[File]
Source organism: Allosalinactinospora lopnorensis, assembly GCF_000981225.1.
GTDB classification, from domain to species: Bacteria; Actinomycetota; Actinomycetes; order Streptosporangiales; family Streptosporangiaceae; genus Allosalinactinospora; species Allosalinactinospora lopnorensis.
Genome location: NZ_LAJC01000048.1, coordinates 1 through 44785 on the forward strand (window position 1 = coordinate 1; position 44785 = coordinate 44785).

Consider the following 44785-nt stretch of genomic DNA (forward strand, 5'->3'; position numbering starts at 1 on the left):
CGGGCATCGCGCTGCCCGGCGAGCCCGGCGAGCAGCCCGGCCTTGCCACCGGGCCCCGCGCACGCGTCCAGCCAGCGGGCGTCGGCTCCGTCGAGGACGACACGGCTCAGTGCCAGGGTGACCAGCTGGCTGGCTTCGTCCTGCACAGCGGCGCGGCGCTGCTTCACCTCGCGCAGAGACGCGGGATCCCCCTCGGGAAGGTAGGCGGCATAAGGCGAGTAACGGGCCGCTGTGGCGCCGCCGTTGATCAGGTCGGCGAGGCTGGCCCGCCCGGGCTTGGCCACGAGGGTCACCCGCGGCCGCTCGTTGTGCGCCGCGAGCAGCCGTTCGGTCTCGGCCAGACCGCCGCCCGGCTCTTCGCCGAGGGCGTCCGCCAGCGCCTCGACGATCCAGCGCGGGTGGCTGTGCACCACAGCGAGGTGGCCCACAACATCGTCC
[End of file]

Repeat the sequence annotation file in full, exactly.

Source organism: Allosalinactinospora lopnorensis, assembly GCF_000981225.1.
GTDB classification, from domain to species: Bacteria; Actinomycetota; Actinomycetes; order Streptosporangiales; family Streptosporangiaceae; genus Allosalinactinospora; species Allosalinactinospora lopnorensis.
Genome location: NZ_LAJC01000048.1, coordinates 1 through 44785 on the forward strand (window position 1 = coordinate 1; position 44785 = coordinate 44785).

Consider the following 44785-nt stretch of genomic DNA (forward strand, 5'->3'; position numbering starts at 1 on the left):
CGGGCATCGCGCTGCCCGGCGAGCCCGGCGAGCAGCCCGGCCTTGCCACCGGGCCCCGCGCACGCGTCCAGCCAGCGGGCGTCGGCTCCGTCGAGGACGACACGGCTCAGTGCCAGGGTGACCAGCTGGCTGGCTTCGTCCTGCACAGCGGCGCGGCGCTGCTTCACCTCGCGCAGAGACGCGGGATCCCCCTCGGGAAGGTAGGCGGCATAAGGCGAGTAACGGGCCGCTGTGGCGCCGCCGTTGATCAGGTCGGCGAGGCTGGCCCGCCCGGGCTTGGCCACGAGGGTCACCCGCGGCCGCTCGTTGTGCGCCGCGAGCAGCCGTTCGGTCTCGGCCAGACCGCCGCCCGGCTCTTCGCCGAGGGCGTCCGCCAGCGCCTCGACGATCCAGCGCGGGTGGCTGTGCACCACAGCGAGGTGGCCCACAACATCGTCC